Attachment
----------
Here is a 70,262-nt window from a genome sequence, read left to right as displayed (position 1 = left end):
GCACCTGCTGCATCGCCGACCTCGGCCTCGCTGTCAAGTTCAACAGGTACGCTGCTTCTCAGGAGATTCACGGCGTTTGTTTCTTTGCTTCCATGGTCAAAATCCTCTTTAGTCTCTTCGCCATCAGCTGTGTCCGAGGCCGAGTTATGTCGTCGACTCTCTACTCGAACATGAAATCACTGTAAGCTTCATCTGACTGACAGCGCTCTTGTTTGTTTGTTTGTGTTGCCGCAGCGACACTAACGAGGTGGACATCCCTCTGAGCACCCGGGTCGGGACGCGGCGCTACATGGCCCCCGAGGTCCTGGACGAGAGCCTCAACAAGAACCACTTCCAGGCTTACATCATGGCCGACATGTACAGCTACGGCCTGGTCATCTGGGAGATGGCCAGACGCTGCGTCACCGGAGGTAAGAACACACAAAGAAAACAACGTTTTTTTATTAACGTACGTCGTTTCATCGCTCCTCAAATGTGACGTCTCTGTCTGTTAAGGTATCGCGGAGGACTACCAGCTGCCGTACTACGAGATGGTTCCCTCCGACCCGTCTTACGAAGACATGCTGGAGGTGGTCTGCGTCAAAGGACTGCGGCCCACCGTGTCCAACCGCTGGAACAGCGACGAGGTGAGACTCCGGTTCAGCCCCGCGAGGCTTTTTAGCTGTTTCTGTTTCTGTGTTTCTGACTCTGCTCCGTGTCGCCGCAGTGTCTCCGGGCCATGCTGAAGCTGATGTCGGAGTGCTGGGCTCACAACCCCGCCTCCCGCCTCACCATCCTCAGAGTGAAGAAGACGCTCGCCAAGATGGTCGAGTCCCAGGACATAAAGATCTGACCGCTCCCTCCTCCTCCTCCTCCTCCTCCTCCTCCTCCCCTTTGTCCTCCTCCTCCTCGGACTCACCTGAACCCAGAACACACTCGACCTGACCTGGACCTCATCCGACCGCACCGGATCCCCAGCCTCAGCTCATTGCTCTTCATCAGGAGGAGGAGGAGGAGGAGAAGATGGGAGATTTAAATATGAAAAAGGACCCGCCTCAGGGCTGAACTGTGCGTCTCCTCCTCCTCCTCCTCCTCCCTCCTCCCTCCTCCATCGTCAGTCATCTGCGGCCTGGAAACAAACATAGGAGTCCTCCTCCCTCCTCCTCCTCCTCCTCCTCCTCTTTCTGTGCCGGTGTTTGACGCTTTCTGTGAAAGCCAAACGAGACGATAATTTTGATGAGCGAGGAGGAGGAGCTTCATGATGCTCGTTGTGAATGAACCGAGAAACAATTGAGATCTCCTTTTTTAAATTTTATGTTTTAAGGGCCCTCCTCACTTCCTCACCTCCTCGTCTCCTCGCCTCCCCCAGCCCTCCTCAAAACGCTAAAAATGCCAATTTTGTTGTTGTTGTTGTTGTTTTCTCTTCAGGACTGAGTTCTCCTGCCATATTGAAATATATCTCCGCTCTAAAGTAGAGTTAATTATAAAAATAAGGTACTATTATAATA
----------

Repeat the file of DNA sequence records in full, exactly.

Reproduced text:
Here is a 70,262-nt window from a genome sequence, read left to right as displayed (position 1 = left end):
GCACCTGCTGCATCGCCGACCTCGGCCTCGCTGTCAAGTTCAACAGGTACGCTGCTTCTCAGGAGATTCACGGCGTTTGTTTCTTTGCTTCCATGGTCAAAATCCTCTTTAGTCTCTTCGCCATCAGCTGTGTCCGAGGCCGAGTTATGTCGTCGACTCTCTACTCGAACATGAAATCACTGTAAGCTTCATCTGACTGACAGCGCTCTTGTTTGTTTGTTTGTGTTGCCGCAGCGACACTAACGAGGTGGACATCCCTCTGAGCACCCGGGTCGGGACGCGGCGCTACATGGCCCCCGAGGTCCTGGACGAGAGCCTCAACAAGAACCACTTCCAGGCTTACATCATGGCCGACATGTACAGCTACGGCCTGGTCATCTGGGAGATGGCCAGACGCTGCGTCACCGGAGGTAAGAACACACAAAGAAAACAACGTTTTTTTATTAACGTACGTCGTTTCATCGCTCCTCAAATGTGACGTCTCTGTCTGTTAAGGTATCGCGGAGGACTACCAGCTGCCGTACTACGAGATGGTTCCCTCCGACCCGTCTTACGAAGACATGCTGGAGGTGGTCTGCGTCAAAGGACTGCGGCCCACCGTGTCCAACCGCTGGAACAGCGACGAGGTGAGACTCCGGTTCAGCCCCGCGAGGCTTTTTAGCTGTTTCTGTTTCTGTGTTTCTGACTCTGCTCCGTGTCGCCGCAGTGTCTCCGGGCCATGCTGAAGCTGATGTCGGAGTGCTGGGCTCACAACCCCGCCTCCCGCCTCACCATCCTCAGAGTGAAGAAGACGCTCGCCAAGATGGTCGAGTCCCAGGACATAAAGATCTGACCGCTCCCTCCTCCTCCTCCTCCTCCTCCTCCTCCTCCCCTTTGTCCTCCTCCTCCTCGGACTCACCTGAACCCAGAACACACTCGACCTGACCTGGACCTCATCCGACCGCACCGGATCCCCAGCCTCAGCTCATTGCTCTTCATCAGGAGGAGGAGGAGGAGGAGAAGATGGGAGATTTAAATATGAAAAAGGACCCGCCTCAGGGCTGAACTGTGCGTCTCCTCCTCCTCCTCCTCCTCCCTCCTCCCTCCTCCATCGTCAGTCATCTGCGGCCTGGAAACAAACATAGGAGTCCTCCTCCCTCCTCCTCCTCCTCCTCCTCCTCTTTCTGTGCCGGTGTTTGACGCTTTCTGTGAAAGCCAAACGAGACGATAATTTTGATGAGCGAGGAGGAGGAGCTTCATGATGCTCGTTGTGAATGAACCGAGAAACAATTGAGATCTCCTTTTTTAAATTTTATGTTTTAAGGGCCCTCCTCACTTCCTCACCTCCTCGTCTCCTCGCCTCCCCCAGCCCTCCTCAAAACGCTAAAAATGCCAATTTTGTTGTTGTTGTTGTTGTTTTCTCTTCAGGACTGAGTTCTCCTGCCATATTGAAATATATCTCCGCTCTAAAGTAGAGTTAATTATAAAAATAAGGTACTATTATAATA